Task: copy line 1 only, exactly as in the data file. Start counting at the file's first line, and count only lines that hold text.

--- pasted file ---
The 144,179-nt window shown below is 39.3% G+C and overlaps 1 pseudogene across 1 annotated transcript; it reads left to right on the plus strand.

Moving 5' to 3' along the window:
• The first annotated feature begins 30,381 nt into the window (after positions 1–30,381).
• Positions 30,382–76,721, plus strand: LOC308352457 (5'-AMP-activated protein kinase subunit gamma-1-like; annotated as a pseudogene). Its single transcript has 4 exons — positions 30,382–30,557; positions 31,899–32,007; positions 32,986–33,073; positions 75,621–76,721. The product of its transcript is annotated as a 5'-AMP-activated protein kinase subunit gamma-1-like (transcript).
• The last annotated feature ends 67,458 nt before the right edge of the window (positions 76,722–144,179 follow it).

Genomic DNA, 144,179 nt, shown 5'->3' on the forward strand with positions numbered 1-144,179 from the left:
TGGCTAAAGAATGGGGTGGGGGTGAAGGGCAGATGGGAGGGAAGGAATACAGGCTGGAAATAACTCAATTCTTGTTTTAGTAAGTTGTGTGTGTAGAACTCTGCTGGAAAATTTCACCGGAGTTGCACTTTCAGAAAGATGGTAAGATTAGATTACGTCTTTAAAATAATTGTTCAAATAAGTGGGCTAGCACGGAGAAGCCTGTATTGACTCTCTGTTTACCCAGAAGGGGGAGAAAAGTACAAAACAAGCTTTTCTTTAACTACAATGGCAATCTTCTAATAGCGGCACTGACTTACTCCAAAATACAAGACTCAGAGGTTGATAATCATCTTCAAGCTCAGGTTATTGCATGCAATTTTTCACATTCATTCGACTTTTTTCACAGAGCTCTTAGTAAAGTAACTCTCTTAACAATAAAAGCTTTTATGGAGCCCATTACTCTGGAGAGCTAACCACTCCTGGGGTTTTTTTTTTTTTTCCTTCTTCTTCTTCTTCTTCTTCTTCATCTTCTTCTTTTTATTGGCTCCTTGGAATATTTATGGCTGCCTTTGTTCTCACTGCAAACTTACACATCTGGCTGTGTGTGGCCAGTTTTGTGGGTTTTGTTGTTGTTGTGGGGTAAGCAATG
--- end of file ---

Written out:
The 144,179-nt window shown below is 39.3% G+C and overlaps 1 pseudogene across 1 annotated transcript; it reads left to right on the plus strand.